A poster session for the public

Cornell University's Center for Life Science Enterprise holds a poster session each year for its grant recipients as a requirement of the funding process. This year the poster session had a different spin: Scientists presented their grant-funded research to a lay audience in the form of a contest with a handsome prize and judged by community members.

Earlier this year, Geoffrey Coates, Cornell University professor of chemistry and chemical biology, received a $10,000 award for his poster describing a new route for synthesizing polyesters from renewable resources. But it wasn't this novel science that made him a prizewinner; it was his ability to communicate the science to a lay audience of business and industry leaders, community members, and retailers, many of whom did not have a scientific background.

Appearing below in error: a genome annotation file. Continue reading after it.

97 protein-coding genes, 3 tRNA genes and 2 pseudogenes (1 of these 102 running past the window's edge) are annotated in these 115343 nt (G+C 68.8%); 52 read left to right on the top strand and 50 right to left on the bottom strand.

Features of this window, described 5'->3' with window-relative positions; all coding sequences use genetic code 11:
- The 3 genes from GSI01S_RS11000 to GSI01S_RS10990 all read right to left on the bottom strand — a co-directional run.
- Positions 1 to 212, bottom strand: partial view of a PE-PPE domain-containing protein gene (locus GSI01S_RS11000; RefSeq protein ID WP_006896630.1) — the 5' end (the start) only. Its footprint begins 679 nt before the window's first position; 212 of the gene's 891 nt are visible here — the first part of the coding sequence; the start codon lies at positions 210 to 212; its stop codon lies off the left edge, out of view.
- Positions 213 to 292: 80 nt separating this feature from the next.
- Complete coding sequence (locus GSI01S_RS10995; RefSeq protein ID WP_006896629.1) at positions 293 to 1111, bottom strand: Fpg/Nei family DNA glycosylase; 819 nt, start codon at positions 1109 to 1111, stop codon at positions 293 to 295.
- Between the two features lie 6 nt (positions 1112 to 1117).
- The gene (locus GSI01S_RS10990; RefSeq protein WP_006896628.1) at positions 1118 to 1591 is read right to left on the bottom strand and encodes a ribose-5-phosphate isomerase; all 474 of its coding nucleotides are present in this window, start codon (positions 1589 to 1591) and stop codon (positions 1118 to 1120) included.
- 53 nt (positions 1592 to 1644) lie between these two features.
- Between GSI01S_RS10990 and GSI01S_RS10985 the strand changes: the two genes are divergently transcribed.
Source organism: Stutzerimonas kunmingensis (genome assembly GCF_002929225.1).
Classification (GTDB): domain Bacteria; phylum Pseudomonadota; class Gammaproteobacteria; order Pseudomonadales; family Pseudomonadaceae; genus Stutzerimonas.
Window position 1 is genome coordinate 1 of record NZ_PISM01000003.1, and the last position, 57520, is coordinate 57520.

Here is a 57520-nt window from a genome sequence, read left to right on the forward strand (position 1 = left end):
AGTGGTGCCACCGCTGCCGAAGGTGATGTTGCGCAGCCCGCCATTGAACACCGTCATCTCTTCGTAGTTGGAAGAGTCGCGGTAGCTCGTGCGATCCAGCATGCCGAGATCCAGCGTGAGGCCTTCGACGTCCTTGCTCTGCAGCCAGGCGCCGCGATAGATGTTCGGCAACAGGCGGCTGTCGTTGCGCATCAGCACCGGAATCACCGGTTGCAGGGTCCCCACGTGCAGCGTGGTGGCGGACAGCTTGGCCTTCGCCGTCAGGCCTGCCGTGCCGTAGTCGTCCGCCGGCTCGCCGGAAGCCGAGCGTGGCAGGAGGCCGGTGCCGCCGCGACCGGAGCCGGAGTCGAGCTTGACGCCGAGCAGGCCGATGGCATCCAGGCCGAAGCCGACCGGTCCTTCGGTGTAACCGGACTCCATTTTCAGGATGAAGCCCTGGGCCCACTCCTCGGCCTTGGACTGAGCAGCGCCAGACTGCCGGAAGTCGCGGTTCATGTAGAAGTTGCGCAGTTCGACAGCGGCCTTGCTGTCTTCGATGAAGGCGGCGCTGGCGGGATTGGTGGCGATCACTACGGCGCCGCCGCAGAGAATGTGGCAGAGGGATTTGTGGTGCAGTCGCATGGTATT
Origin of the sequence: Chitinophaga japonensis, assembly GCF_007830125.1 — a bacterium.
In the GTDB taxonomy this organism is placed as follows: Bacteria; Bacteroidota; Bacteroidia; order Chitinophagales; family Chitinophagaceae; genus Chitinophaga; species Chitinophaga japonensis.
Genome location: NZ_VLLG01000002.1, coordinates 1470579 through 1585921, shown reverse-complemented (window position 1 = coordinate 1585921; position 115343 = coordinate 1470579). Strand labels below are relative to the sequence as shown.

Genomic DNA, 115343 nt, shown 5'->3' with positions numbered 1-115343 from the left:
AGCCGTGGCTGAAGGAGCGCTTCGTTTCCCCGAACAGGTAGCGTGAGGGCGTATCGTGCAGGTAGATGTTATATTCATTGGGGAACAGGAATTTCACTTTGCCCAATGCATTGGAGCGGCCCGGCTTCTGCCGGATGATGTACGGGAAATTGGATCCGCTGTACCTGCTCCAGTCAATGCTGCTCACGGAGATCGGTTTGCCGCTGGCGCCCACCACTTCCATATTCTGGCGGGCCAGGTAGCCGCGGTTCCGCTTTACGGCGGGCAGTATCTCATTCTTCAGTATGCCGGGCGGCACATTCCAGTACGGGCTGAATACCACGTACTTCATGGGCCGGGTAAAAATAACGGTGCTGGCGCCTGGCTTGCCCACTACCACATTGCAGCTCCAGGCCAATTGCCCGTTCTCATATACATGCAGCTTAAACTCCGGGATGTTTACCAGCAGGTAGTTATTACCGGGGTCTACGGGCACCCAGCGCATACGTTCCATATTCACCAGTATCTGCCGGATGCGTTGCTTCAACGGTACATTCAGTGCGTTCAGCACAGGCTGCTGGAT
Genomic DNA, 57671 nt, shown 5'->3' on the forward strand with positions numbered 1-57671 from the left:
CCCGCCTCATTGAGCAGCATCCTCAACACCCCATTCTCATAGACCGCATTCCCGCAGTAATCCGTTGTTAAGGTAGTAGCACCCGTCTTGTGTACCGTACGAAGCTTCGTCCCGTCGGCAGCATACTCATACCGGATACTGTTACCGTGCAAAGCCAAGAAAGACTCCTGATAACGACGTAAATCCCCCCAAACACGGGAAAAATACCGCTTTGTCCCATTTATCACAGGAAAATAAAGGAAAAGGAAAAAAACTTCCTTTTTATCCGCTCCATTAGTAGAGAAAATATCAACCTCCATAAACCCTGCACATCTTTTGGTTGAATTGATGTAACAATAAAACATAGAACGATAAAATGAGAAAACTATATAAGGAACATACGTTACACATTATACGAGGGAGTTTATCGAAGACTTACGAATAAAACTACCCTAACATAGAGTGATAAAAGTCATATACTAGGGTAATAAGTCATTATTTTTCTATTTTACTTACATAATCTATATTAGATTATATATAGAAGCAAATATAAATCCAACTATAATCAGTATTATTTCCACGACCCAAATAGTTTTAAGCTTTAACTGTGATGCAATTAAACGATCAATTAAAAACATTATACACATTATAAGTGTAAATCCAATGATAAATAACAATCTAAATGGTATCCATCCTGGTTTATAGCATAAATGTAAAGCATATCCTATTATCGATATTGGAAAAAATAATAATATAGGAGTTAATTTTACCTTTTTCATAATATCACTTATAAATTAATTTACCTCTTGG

"I am a strong believer that the taxpayers who support our science have a right to know how it could be of benefit to them," said Coates.

All too often scientists are accused of being too busy, too convoluted, or too uninterested in public outreach for journalists to easily extract pertinent information about their research. The Cornell University public science symposium proved otherwise.

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